Narrative of the English Benedictine Nuns, Rue de
(From a MS. at Stoneyhurst College. See page 160.)
The community of Benedictines, established in the Rue de Champ de l'Alouette, in Paris, in the year 1652, remained under the protection of Divine Providence in the regular observance of their rules and constitutions, until the year 1792; in which year their convent, as well as all other religious establishments in France, were put "en arrestation," by reason of the Revolution, which began in the year 1788.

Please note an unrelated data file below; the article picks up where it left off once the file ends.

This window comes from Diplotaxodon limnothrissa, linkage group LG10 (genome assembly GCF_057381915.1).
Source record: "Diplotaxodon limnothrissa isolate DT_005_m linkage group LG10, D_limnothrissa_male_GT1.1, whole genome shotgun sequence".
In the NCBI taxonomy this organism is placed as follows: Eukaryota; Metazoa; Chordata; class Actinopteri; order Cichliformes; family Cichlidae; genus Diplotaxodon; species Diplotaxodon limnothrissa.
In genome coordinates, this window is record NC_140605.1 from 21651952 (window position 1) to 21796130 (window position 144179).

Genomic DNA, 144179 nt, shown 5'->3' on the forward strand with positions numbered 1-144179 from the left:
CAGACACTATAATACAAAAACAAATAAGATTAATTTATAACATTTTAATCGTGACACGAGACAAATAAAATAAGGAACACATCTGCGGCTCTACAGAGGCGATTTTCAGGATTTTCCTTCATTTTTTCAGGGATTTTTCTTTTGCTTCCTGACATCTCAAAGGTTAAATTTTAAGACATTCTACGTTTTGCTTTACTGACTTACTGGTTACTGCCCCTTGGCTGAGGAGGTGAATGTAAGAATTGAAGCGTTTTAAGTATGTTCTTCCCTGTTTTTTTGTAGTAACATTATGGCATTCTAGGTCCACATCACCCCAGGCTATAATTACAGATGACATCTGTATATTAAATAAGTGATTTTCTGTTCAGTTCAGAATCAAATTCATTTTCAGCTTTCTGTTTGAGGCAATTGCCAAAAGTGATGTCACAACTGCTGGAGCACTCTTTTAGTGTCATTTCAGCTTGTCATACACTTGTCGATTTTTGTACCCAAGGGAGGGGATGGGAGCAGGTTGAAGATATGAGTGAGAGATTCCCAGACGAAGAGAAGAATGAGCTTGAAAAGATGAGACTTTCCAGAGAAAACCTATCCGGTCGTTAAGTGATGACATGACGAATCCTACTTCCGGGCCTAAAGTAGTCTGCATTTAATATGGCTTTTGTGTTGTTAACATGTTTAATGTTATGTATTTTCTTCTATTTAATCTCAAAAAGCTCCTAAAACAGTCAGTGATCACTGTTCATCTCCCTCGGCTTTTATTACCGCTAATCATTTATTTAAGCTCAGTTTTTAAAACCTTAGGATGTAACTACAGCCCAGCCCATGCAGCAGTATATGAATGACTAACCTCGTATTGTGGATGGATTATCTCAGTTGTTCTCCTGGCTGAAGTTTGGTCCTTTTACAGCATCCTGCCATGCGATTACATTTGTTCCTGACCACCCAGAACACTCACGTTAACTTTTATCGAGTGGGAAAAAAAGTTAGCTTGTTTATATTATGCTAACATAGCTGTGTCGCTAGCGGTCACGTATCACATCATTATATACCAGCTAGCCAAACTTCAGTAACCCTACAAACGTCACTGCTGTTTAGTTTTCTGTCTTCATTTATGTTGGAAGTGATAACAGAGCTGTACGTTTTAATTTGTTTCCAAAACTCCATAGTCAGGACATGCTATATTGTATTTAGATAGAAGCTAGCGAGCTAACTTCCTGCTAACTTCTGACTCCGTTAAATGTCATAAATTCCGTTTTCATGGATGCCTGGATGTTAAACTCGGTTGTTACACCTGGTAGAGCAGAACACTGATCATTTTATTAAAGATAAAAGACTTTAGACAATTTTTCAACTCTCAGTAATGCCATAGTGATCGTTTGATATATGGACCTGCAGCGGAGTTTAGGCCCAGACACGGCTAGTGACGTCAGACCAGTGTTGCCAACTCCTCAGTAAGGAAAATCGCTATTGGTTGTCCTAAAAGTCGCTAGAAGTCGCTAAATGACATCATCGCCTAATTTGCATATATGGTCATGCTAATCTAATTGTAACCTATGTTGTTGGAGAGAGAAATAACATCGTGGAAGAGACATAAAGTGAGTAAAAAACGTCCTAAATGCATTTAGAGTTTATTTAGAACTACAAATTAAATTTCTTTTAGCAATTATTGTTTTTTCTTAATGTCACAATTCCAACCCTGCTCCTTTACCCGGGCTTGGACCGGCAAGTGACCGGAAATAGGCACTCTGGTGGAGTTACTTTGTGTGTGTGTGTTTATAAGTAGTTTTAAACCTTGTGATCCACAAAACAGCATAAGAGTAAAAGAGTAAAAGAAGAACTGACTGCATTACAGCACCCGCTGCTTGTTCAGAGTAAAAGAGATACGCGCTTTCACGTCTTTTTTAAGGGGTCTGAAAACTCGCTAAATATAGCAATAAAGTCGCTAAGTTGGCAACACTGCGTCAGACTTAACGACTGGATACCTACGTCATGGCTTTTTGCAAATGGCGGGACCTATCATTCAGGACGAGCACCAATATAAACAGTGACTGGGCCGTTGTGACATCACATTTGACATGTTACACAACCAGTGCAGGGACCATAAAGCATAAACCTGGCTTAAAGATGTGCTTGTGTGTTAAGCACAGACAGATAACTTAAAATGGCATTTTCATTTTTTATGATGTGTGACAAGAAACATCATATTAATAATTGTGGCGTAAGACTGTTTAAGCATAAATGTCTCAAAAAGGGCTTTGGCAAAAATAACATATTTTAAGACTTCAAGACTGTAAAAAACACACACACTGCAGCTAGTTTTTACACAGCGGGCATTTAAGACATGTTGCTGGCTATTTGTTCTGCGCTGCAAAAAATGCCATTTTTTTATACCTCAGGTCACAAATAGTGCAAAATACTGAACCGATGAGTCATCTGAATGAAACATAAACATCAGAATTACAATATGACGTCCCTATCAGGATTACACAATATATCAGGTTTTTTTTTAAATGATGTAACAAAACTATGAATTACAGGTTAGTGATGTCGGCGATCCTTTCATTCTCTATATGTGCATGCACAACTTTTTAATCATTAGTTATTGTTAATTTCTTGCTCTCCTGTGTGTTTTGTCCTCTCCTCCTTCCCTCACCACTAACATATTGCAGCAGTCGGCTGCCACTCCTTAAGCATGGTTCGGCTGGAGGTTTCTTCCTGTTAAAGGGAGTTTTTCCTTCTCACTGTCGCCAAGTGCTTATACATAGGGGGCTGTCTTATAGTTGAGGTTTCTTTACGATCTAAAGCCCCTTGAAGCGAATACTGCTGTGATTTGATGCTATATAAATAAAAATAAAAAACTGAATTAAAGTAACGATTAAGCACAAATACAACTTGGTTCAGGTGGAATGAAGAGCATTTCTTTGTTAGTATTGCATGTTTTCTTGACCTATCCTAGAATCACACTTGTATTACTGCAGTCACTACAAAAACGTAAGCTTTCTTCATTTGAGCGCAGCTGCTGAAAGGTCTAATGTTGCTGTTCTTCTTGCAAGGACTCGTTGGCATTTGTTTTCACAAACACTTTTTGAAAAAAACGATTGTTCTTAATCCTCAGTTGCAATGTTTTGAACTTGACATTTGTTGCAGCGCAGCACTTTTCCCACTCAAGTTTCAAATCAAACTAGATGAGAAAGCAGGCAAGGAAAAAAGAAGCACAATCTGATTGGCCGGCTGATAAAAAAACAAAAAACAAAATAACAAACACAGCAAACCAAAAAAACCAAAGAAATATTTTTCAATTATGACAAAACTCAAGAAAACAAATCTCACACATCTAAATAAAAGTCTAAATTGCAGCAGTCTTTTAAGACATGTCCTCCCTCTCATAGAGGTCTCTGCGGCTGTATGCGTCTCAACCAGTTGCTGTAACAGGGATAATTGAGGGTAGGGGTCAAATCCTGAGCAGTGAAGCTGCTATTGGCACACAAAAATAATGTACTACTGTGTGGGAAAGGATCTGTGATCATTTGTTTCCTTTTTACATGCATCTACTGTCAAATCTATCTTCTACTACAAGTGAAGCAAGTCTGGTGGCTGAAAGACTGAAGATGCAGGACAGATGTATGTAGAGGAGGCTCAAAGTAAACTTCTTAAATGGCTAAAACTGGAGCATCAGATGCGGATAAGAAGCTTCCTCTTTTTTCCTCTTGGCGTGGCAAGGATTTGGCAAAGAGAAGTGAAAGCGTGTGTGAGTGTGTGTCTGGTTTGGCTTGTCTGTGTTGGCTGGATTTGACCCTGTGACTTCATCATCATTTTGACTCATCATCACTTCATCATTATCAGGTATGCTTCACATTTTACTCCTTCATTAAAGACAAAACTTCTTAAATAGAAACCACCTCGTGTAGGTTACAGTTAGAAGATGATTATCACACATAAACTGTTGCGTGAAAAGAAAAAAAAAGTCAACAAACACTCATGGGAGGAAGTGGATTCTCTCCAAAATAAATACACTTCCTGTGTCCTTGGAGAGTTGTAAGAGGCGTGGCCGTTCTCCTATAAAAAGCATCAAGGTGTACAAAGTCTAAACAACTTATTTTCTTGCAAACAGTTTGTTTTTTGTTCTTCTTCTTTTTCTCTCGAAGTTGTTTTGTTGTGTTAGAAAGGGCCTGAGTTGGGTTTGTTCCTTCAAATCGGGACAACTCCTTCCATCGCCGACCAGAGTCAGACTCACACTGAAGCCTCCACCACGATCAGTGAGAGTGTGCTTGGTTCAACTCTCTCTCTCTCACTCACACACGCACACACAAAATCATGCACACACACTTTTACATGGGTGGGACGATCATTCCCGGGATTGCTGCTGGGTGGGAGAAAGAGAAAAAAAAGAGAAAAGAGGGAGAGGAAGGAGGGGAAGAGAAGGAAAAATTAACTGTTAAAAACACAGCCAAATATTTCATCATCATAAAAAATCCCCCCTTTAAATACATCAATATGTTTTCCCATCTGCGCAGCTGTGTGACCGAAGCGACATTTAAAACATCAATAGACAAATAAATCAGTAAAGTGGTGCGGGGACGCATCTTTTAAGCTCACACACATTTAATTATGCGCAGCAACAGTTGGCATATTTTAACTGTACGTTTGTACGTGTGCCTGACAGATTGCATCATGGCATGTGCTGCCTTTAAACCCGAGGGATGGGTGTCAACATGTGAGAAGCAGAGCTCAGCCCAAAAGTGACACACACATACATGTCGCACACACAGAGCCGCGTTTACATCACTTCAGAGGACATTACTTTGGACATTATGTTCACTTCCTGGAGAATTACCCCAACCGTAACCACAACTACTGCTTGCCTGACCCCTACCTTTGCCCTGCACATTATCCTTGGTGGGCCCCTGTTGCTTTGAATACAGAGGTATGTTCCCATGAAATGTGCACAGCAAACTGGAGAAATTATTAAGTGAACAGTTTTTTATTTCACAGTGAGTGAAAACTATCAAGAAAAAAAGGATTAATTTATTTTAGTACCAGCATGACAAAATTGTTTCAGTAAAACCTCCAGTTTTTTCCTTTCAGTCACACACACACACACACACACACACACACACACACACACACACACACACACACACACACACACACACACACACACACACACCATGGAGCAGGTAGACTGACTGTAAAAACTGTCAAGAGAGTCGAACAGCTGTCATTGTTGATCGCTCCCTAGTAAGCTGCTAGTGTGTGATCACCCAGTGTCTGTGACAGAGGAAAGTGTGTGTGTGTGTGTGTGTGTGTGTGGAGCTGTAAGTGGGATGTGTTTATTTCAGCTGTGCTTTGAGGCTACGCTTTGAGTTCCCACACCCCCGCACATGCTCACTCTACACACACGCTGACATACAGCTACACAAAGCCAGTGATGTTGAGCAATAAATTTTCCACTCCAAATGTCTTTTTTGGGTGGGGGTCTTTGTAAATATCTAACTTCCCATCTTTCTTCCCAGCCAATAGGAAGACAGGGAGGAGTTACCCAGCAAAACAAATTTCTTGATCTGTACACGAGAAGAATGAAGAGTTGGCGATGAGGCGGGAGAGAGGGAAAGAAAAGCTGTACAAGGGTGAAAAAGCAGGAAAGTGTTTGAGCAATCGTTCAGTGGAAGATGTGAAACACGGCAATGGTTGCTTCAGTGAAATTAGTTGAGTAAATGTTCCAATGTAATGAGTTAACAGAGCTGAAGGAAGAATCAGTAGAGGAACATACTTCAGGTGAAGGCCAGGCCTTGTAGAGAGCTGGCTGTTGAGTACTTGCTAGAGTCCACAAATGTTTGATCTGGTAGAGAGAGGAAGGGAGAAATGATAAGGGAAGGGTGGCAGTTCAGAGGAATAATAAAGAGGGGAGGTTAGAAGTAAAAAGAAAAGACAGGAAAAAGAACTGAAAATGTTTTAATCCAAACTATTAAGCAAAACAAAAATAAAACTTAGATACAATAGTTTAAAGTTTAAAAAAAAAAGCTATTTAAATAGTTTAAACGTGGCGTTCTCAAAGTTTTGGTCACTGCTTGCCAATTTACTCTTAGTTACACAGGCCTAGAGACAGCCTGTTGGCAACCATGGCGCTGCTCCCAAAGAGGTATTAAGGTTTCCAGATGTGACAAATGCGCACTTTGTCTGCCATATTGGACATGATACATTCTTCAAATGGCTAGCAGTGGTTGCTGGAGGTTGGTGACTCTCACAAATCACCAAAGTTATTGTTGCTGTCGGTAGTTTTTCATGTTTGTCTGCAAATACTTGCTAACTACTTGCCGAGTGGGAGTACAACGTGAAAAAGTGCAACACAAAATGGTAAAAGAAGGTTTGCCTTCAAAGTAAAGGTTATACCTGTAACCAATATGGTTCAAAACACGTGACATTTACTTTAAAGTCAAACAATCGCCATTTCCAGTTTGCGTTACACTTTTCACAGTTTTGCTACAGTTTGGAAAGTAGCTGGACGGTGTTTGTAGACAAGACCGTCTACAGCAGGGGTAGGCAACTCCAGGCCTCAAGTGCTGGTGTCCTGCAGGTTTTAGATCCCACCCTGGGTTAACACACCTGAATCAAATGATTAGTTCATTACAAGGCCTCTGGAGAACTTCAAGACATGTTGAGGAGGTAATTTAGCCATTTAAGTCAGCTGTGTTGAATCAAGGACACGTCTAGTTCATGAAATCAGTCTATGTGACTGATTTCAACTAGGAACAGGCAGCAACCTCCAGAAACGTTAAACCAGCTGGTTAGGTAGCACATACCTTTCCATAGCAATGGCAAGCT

From this year until 1792 the community continued in alarm on this account, and at the same time were afflicted with much sickness among themselves. Their worthy superior, Mrs. Bond, was taken ill of her last sickness, which deprived the community of her at the beginning of their troubles; also in the same year died three choir religious, and in the beginning of the following year two lay sisters. At the end of this same year died also our most worthy friend and respected superior, who acted for the communities under the Archbishop. In this moment of distress at the death of our dear and lamented Mother Prioress the nuns were greatly terrified by a report that the people in the "Quartiers" intended to take up the body as soon as they could. The religious sent to the "Section" to beg that guards should be sent, and they were so. They patrolled the gardens in the night, and the nuns watched within. But nevertheless they found the only way to secure it was to open the grave and transport the body into another which they had made for that purpose during the night. It